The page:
Kyra by Carol Gillian was like that for me. Part of my brain kept thinking, "why am I reading this, it is boring and painful". But I still couldn't put it down. I actually read the whole thing in one long lazy Saturday afternoon.
On the face of it, there isn't a reason that I should have even picked the book up, much less been unable to put it down. I know almost nothing about architecture or urban planning and possibly less about opera. I am not in the habit of analyzing cultures, music or art. Mainly, I am not big on suffering for love. Yet with all of those strikes against it, Kyra was a strangely compelling book.
Gilmore is a graceful and fluent writer. She has a tremendous grasp of her subject matter -- architecture, opera and therapy. Somehow (against all odds), she seamlessly weaves these complex themes into a kind of love story. Interestingly enough, a love story with a "happily ever after" end.
The characters, Kyra and Andreas, are complex and have extremely complicated lives. They are both sophisticated, brilliant and creative. Their careers serve as the ballast for the emotional life. As they work together and fall in love, everything they believe begins to morph into something different.
This story of how they fall in love is strangely academic and cerebral. It shouldn't work, but somehow it does.
Kyra is more than a love story but less than a romance. Difficult to explain. This is a book you need to experience.
I suspect that urban planners and opera fans would find this book a treasure trove of ideas and sensations. Psychologist and people familiar with psychotherapy would find it challenging. And yet it also works for the casual reader. Certainly, it is not everyone's cup of tea.
This is a great book club selection. The story and themes are great discussion material. And yet, you don't need to belong to a book club to read and enjoy this book.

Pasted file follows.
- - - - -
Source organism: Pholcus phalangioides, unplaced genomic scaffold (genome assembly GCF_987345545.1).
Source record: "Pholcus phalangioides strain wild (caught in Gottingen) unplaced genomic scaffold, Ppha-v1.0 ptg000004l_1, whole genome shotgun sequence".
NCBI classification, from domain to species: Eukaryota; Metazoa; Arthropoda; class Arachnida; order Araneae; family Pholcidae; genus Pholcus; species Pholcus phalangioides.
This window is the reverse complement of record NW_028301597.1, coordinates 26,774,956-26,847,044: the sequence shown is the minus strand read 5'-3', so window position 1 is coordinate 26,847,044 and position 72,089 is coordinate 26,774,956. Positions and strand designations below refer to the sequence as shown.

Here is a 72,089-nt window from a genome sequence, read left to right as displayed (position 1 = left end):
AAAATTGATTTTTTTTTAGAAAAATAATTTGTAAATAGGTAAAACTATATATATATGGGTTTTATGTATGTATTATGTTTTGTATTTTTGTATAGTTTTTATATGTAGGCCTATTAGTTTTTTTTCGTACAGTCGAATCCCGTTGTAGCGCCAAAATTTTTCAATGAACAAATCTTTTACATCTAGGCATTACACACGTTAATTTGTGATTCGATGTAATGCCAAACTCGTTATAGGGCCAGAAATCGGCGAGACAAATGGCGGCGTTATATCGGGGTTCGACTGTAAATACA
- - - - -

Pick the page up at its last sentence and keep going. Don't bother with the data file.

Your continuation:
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Here is the publishers synopsis:
An unforgettable novel about love–and the first work of fiction by the author of the groundbreaking nonfiction bestseller In a Different Voice
Kyra is an architect, involved in a project to design a new city. Andreas, a theater director, is staging an innovative production of the opera Tosca. Both have come through political upheaval and personal loss. Neither wants to fall in love. Yet when she asks him, “What is the opposite of losing?” and he says, “Finding,” it galvanizes a powerful attraction, and they risk opening themselves to love once again.
When their love affair leads to a shocking betrayal, Kyra’s fierce determination to see under the surface, to know what was true and real, brings her to Greta, a remarkable therapist. As the therapy itself repeats the themes of love and loss, Kyra challenges its structure, and the struggle that ensues between the two women opens the way to a larger understanding.
Passionate and revolutionary, Kyra is an exquisitely written love story, imbued with gentle humor. This is an extraordinary work of fiction by one of the most brilliant writers of our time.